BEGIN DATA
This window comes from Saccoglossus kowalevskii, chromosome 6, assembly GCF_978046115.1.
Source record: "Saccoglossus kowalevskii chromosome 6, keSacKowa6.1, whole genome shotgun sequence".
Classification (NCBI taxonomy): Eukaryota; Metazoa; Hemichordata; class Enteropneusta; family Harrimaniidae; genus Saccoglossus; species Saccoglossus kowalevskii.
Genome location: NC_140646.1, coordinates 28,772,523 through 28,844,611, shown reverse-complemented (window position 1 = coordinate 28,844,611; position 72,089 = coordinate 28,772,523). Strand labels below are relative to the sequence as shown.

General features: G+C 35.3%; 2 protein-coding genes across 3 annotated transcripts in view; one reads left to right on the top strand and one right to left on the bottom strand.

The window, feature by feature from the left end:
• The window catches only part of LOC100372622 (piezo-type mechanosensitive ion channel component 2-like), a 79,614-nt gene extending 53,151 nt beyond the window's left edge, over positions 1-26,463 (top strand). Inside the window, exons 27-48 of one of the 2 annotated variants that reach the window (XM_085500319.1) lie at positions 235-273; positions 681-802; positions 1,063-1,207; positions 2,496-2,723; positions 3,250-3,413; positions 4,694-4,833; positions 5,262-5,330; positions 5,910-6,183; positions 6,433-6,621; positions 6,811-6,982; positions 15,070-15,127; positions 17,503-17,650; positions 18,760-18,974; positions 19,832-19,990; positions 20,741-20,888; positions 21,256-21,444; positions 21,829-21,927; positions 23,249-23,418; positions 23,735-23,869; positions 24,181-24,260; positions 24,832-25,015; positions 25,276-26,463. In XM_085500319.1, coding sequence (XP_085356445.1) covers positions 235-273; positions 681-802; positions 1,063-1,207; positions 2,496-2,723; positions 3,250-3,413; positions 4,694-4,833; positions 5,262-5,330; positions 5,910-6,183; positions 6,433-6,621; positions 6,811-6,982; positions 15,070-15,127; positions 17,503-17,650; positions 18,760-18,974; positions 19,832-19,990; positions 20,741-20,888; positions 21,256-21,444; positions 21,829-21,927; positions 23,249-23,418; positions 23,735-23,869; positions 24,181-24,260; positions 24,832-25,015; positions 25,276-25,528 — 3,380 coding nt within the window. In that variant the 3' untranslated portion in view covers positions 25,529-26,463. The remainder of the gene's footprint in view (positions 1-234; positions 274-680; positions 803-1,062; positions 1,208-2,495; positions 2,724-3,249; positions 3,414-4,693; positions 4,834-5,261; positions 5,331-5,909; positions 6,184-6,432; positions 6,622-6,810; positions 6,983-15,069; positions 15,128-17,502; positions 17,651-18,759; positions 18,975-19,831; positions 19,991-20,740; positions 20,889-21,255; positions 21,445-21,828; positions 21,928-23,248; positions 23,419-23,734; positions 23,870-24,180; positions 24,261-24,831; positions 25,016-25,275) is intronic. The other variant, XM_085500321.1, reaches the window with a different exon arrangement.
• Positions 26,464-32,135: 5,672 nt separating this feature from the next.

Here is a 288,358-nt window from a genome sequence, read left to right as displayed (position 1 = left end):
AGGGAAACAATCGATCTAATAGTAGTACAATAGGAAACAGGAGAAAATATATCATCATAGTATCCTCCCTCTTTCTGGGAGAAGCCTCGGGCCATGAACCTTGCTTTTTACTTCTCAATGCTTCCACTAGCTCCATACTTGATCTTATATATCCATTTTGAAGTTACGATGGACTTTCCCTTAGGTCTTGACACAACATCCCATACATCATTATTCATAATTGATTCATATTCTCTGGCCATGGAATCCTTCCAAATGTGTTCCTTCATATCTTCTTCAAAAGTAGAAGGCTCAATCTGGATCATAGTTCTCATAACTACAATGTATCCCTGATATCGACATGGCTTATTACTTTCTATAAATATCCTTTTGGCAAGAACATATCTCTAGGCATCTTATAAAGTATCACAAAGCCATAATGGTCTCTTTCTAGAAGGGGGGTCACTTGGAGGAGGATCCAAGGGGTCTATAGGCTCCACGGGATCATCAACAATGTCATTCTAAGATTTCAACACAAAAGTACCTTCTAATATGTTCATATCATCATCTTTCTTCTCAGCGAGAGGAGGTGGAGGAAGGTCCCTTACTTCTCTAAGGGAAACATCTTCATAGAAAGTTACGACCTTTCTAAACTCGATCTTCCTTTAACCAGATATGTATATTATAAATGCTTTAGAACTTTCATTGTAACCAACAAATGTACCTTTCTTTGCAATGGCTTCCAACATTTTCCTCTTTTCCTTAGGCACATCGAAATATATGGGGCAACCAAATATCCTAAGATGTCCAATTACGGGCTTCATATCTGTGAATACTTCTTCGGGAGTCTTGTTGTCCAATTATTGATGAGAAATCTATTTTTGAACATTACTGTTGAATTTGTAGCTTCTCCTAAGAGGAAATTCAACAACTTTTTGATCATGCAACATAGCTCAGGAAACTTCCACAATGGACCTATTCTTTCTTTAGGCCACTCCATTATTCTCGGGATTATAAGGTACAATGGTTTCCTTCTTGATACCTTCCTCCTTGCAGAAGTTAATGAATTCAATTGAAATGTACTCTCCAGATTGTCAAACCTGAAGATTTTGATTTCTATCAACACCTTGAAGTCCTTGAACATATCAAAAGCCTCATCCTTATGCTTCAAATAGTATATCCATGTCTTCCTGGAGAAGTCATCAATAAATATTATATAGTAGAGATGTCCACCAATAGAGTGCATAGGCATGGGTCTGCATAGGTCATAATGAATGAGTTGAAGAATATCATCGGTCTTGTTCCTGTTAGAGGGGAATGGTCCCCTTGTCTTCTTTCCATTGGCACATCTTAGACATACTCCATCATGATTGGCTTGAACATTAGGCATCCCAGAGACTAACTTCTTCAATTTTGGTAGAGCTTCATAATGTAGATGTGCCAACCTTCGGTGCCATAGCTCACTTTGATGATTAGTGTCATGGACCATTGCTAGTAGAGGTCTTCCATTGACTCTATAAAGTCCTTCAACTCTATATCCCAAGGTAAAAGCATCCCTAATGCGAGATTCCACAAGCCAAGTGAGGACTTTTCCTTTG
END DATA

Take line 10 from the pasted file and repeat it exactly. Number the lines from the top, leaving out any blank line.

AGGGAAACAATCGATCTAATAGTAGTACAATAGGAAACAGGAGAAAATATATCATCATAGTATCCTCCCTCTTTCTGGGAGAAGCCTCGGGCCATGAACCTTGCTTTTTACTTCTCAATGCTTCCACTAGCTCCATACTTGATCTTATATATCCATTTTGAAGTTACGATGGACTTTCCCTTAGGTCTTGACACAACATCCCATACATCATTATTCATAATTGATTCATATTCTCTGGCCATGGAATCCTTCCAAATGTGTTCCTTCATATCTTCTTCAAAAGTAGAAGGCTCAATCTGGATCATAGTTCTCATAACTACAATGTATCCCTGATATCGACATGGCTTATTACTTTCTATAAATATCCTTTTGGCAAGAACATATCTCTAGGCATCTTATAAAGTATCACAAAGCCATAATGGTCTCTTTCTAGAAGGGGGGTCACTTGGAGGAGGATCCAAGGGGTCTATAGGCTCCACGGGATCATCAACAATGTCATTCTAAGATTTCAACACAAAAGTACCTTCTAATATGTTCATATCATCATCTTTCTTCTCAGCGAGAGGAGGTGGAGGAAGGTCCCTTACTTCTCTAAGGGAAACATCTTCATAGAAAGTTACGACCTTTCTAAACTCGATCTTCCTTTAACCAGATATGTATATTATAAATGCTTTAGAACTTTCATTGTAACCAACAAATGTACCTTTCTTTGCAATGGCTTCCAACATTTTCCTCTTTTCCTTAGGCACATCGAAATATATGGGGCAACCAAATATCCTAAGATGTCCAATTACGGGCTTCATATCTGTGAATACTTCTTCGGGAGTCTTGTTGTCCAATTATTGATGAGAAATCTATTTTTGAACATTACTGTTGAATTTGTAGCTTCTCCTAAGAGGAAATTCAACAACTTTTTGATCATGCAACATAGCTCAGGAAACTTCCACAATGGACCTATTCTTTCTTTAGGCCACTCCATTATTCTCGGGATTATAAGGTACAATGGTTTCCTTCTTGATACCTTCCTCCTTGCAGAAGTTAATGAATTCAATTGAAATGTACTCTCCAGATTGTCAAACCTGAAGATTTTGATTTCTATCAACACCTTGAAGTCCTTGAACATATCAAAAGCCTCATCCTTATGCTTCAAATAGTATATCCATGTCTTCCTGGAGAAGTCATCAATAAATATTATATAGTAGAGATGTCCACCAATAGAGTGCATAGGCATGGGTCTGCATAGGTCATAATGAATGAGTTGAAGAATATCATCGGTCTTGTTCCTGTTAGAGGGGAATGGTCCCCTTGTCTTCTTTCCATTGGCACATCTTAGACATACTCCATCATGATTGGCTTGAACATTAGGCATCCCAGAGACTAACTTCTTCAATTTTGGTAGAGCTTCATAATGTAGATGTGCCAACCTTCGGTGCCATAGCTCACTTTGATGATTAGTGTCATGGACCATTGCTAGTAGAGGTCTTCCATTGACTCTATAAAGTCCTTCAACTCTATATCCCAAGGTAAAAGCATCCCTAATGCGAGATTCCACAAGCCAAGTGAGGACTTTTCCTTTG